* * * * *

And so it turns out that neither Rudolf Bultmann nor Julian the Apostate had the true measure of Jesus’ teaching. The meaning of this parable is not so obscure after all―but it is not a parable about a dishonest manager. The manager may be dishonest, but he is above all shrewd. And his shrewdness consists in this: he knows the character of his master so well as to turn it to his own advantage, and by doing so he overcomes the fact that he is in a hopeless situation of his own making, lacking the ability to make a new life for himself.

What better example could Jesus have set before us? We are exactly like the devious fellow: dishonest stewards of God’s gifts, daily squandering His good gifts for our bodies and souls in a life of sin and unbelief. We take advantage of His goodness and kindness in providing us with undeserved good things by continually abusing them―or grumbling or despairing when we don’t have them in the measure or form we would like.

But unlike the dishonest manager, we naturally lack both the self-awareness and the shrewdness to realise that there is nothing we can do to make the situation better. There is nothing more natural for sinful humans to do than to try to either dig or beg our way out of the dead-ends of our sin, back into favour with man and God. It sometimes works with man, but with God it’s a hopeless enterprise. It’s only by the grace of God, when His law strikes us smack in the face, that we are confronted by the reality: too weak to dig, and begging won’t work either―for what sympathy could we possibly hoped for from a Holy God on the strength of our pleading!

The only solution lies outside ourselves, in the character of God. If we are to survive the shipwreck of our sin, we can only do so by making best use of ― by manipulating ― God’s incredible grace and mercy. This is the heart of Jesus’ rebuke to His disciples: the dishonest manager ― or to render Jesus’ words literally, the manager of unrighteousness ― knew how to take selfish advantage of the good nature of his master. Yet when it comes to our dealings with God, we either doubt His goodness, or decide to manage without it. How obtuse, how utterly self-defeating! Surely, if the crook in the parable knew what to do, surely God’s children should know much better.

For God has given us His Word, and He has packed His Word full of promise after gracious promise. He hasn’t contented Himself with giving us perishing, earthly gifts to use and abuse. He has given us His Son, in order to wipe away our sin and to undo its effects―to take us back to where He placed us in the first place: in a perfect world in His presence. He invites us today to admit the facts: that in ourselves we are doomed, that we will neither dig nor beg our way out of sin and the effects of sin. We are without hope in ourselves. But He does something far more wonderful still: He invites us to stop trying, to give up on ourselves, and to cast ourselves on His goodness and mercy.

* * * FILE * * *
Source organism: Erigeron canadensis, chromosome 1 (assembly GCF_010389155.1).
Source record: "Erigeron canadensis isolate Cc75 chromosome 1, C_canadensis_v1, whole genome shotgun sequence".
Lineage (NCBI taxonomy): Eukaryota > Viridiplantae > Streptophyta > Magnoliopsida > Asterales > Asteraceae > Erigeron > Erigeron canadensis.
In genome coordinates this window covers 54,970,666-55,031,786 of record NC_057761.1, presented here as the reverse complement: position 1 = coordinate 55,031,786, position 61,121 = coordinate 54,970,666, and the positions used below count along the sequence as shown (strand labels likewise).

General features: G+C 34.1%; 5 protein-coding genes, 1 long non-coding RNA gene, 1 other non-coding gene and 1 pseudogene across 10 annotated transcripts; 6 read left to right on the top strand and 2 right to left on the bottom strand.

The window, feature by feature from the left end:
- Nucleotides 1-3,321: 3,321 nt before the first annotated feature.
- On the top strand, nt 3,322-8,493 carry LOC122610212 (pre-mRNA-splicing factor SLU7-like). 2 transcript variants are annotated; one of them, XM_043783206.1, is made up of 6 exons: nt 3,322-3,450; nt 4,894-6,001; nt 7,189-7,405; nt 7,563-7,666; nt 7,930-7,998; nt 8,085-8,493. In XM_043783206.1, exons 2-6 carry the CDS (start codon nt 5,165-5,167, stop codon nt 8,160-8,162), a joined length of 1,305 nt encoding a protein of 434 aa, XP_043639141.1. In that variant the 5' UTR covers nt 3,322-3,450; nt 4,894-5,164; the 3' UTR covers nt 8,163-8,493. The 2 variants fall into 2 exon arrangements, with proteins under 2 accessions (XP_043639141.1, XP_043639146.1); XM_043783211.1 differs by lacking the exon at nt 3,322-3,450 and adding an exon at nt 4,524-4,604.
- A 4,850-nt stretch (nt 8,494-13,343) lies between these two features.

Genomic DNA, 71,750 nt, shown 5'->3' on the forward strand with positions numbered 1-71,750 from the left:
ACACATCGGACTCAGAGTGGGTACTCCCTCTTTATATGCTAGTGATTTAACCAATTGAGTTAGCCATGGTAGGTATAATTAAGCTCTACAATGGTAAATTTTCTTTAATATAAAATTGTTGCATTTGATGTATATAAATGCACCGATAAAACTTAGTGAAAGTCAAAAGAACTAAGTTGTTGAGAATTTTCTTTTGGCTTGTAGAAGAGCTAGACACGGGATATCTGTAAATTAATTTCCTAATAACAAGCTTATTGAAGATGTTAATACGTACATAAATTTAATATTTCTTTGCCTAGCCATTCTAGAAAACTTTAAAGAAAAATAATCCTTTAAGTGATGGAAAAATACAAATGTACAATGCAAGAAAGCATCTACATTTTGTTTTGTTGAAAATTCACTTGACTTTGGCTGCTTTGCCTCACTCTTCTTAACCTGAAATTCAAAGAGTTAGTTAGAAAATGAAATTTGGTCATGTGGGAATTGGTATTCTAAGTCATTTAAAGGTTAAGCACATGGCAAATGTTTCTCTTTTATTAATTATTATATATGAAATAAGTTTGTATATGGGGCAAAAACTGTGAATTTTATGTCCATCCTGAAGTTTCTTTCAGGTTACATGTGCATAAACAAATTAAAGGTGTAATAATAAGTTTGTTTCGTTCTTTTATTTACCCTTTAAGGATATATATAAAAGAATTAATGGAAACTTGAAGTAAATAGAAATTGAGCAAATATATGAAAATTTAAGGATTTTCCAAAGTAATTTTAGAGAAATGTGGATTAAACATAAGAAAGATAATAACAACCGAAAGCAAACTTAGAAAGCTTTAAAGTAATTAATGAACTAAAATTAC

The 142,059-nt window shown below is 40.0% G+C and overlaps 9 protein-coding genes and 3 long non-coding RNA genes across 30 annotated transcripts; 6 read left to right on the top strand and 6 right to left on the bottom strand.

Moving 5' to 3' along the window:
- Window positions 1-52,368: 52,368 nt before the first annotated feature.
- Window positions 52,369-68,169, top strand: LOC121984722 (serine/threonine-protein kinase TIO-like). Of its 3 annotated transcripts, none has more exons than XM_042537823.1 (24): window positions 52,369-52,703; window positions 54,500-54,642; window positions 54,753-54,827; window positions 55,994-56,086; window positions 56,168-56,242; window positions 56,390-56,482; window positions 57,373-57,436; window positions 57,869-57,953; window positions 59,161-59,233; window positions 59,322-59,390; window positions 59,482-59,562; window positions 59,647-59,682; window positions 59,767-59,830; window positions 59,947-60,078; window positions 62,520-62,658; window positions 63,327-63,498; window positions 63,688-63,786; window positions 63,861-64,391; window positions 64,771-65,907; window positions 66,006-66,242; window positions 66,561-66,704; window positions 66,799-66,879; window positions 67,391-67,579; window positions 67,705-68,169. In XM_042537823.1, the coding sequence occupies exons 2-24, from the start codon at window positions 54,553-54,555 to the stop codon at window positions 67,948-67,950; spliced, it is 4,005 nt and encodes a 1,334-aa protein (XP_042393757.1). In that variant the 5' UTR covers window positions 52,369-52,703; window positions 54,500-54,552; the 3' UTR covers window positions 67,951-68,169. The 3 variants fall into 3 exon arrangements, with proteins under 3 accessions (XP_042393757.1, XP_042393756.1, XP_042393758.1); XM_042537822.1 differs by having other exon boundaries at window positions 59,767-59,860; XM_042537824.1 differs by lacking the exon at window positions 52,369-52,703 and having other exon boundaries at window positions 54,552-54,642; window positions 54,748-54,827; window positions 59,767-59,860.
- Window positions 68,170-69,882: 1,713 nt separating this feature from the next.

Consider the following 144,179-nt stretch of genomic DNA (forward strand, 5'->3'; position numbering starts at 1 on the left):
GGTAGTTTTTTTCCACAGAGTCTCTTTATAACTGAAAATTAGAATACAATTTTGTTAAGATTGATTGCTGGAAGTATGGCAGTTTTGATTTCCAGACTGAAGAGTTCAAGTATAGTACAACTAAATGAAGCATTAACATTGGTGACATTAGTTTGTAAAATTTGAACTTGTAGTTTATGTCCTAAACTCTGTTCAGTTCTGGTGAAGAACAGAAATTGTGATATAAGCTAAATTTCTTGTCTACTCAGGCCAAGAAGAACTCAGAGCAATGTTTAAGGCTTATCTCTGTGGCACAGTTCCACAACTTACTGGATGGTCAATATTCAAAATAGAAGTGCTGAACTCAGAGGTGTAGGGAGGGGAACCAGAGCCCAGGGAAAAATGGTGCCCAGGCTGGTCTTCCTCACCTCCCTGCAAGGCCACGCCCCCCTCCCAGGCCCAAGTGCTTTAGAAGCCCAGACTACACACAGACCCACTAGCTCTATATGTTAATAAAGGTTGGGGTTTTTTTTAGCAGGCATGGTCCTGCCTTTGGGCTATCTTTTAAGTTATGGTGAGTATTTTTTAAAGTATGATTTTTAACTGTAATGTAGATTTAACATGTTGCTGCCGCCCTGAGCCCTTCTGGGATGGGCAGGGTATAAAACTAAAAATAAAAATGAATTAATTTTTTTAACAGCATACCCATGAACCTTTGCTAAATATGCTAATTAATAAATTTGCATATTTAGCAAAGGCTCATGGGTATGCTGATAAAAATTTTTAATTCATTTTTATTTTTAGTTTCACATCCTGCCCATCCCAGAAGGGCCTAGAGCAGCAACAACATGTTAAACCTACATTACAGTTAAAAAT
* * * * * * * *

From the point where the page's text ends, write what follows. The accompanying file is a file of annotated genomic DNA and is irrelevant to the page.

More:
For God so loved the world that He gave― gave me body and soul, eyes, ears, and all my members, my reason and all my senses, clothing and shoes, food and drink, house and home, spouse and children, land, animals, all I have, and all that I need to support this body and life, protection against all danger and from all evil. But this is small change and a vanishing joy compared to His greatest gift: that He gave His only Son that whoever believes in Him―trusts in His promises, relies on what He has done for us despite ourselves―should not perish but have eternal life.

He gave His only Son to the world in Bethlehem 2000 years ago, and 30 years later on the cross outside Jerusalem, and then three days later out of the empty tomb. And he gave His Son to you in your baptism. He gives His only Son to you in the Word of the Gospel. And He gives His only Son to you in the Sacrament of the Son’s body and blood at this altar, in this church, this morning. He gives Him to you so that you may believe and, believing, should not perish but have eternal life.

I believe that Jesus Christ, true God, begotten of the Father from eternity, and also true man, born of the Virgin Mary, is my Lord,
who has redeemed me, a lost and condemned person, purchased and won me from all sins, from death, and from the power of the devil; not with gold or silver, but with His holy, precious blood and His innocent suffering and death,

that I may be His own and live under Him in His kingdom and serve Him in everlasting righteousness, innocence, and blessedness,

just as He is risen from the dead, lives and reigns to all eternity.

This is most certainly true.

Amen.